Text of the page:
The third passage I chose to analyze was chapter is also from chapter 17. The passage that follows shows how a little healthy competition in the workplace can benefit the system.
“Sure, no problem,” says Fred.
“By the way, do you actually think we’ll be able to ship one hundred pieces today?” I ask.
“I guess it’s up to Pete,” says Bob. “If he says he can do it, I don’t see why not.”
“Tell you what,” I say to Bob. “I’ll bet you ten bucks we don’t ship today.”
“You serious?” asks Bob.
“Sure I am.”
“Okay, you’re on,” says Bob. “Ten bucks.” (Goldratt & Cox 2014)
I believe there is something about a challenge and someone doubting your abilities that make one work harder, not to mention a nice friendly wager. The idea that applying pressure can go either good or bad is one reason I would refrain as a manger from using this tactics. In this case, Mr.Donovan had the positive reaction to the pressure and allowed it to motivate him. There are some instances that can yield negative results and the worker feel overwhelmed and not produce half of what was expected. I believe Mr. Alex applies the right amount of pressure with the right motivating factor that ended in the results he was expecting. He was expecting to ship the package of 100 pieces the next day even though the bet was for the pieces to make it to be shipped on the last shipment of the day. Sometimes as a manager, we have to give our subordinates a deadline that comes before the system’s hard deadline to make the cut. Mr. Alex did so without alarming or offending his workers.
Thanks for reading my post!
Goldratt, E. & Cox, J. (2014). The Goal: A Process of Ongoing Improvement. (4th ed.). Great Barrington, MA: North River Press.
2nd Colleague to respond to:
The three passages I chose are located in chapters 15, 19, and 25. I chose to analyze a complex value creation system using management concepts.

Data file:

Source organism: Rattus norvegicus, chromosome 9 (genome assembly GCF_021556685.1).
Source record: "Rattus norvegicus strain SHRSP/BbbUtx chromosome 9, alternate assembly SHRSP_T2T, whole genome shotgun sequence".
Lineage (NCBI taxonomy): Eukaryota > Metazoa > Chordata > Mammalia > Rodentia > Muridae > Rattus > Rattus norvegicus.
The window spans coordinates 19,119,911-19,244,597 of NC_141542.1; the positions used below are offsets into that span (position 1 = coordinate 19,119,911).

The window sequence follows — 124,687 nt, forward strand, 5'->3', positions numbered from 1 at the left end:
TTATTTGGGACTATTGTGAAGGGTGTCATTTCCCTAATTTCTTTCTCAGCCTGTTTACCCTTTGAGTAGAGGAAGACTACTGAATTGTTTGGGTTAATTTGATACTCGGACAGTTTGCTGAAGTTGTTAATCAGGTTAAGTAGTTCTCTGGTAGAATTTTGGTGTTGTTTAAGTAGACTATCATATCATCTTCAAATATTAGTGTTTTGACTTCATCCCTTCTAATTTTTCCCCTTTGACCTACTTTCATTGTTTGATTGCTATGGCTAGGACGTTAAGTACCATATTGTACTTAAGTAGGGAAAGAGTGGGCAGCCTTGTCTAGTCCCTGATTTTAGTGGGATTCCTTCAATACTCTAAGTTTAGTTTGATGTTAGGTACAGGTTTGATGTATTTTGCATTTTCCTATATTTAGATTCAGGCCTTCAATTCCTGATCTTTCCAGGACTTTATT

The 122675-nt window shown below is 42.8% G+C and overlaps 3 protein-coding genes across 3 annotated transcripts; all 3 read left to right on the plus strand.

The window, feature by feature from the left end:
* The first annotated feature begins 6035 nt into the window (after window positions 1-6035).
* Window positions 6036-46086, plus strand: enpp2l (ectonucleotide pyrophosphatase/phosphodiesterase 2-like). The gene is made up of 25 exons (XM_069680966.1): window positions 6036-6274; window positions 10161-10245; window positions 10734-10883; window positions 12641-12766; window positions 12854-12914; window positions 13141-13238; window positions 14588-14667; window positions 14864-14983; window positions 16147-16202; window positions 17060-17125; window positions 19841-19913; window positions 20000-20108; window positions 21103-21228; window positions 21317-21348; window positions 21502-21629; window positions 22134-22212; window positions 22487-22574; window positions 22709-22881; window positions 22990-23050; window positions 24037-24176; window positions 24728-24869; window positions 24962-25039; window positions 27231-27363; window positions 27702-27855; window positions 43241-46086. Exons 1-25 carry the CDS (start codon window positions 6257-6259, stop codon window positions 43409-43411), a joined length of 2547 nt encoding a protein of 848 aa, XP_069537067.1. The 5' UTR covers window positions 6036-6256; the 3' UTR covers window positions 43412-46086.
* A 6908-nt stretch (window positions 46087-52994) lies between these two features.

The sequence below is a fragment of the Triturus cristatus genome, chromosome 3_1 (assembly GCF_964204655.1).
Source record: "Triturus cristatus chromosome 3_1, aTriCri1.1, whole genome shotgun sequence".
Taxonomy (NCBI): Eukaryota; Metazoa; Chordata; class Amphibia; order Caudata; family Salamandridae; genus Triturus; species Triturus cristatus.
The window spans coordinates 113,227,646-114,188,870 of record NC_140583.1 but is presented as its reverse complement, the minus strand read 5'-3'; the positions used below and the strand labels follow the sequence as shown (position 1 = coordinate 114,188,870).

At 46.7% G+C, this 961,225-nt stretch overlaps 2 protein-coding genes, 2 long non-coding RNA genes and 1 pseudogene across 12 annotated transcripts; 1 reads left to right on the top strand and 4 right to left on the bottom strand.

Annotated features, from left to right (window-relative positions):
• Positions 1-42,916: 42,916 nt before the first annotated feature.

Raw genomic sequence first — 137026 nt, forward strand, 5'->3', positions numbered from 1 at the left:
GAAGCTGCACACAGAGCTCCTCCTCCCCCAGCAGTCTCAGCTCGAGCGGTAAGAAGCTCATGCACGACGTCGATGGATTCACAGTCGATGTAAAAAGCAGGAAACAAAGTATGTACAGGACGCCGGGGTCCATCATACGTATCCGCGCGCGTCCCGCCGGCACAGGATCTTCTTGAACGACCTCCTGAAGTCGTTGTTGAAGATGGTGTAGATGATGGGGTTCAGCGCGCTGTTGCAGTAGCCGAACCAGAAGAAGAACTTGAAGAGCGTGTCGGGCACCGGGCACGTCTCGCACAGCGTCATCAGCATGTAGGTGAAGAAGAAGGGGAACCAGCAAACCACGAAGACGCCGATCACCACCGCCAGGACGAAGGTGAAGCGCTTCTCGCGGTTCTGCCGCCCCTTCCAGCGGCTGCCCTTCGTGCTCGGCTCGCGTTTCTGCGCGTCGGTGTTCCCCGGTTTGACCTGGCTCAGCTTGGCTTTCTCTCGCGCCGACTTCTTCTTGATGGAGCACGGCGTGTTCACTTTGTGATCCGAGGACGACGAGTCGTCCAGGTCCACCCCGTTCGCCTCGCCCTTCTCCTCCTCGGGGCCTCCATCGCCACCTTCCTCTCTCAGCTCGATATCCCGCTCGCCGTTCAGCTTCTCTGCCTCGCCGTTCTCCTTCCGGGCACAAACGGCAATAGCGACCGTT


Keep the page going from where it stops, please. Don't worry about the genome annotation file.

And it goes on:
Passage #1: And I say, “The idea of this hike is not to see who can get there the fastest. The idea is to get there together. We’re not a bunch of individuals out here. We’re a team. And the team does not arrive in camp until all of us arrive in camp.” (Goldratt & Cox, 2014, p. 123)
I chose this passage because it shows the lightbulb that went off in Alex’s head. As he’s been consulting with Jonah to understand the Theory of Constraints concept, he’s understanding that the flow of the plant is very important in measuring efficiency. Currently, how the plant is set up, is not productive enough to have positive throughput. But, as he is hiking with the boys, he realizes that it’s not about the fastest person on the team, but about the team as a whole. The saying, “you’re only as strong as your weakest link” becomes relatable in this passage. In order for the team to do well, you have to start with the “weakest” member in order to know what modifications need to be done. In this instance, the weakest scout, Herbie, was only the slowest due to the load he was carrying in his back pack. Once this load was distributed amongst the team efficiently, Herbie wasn’t too slow at all, and the team was able to get to their next checkpoint more efficiently. This is very important in business management because managers are held accountable to know their team. If you don’t know your team, you don’t know how to help them or the organization. Letting the “weak link” fall behind will only be detrimental to the team and the organization in the long run.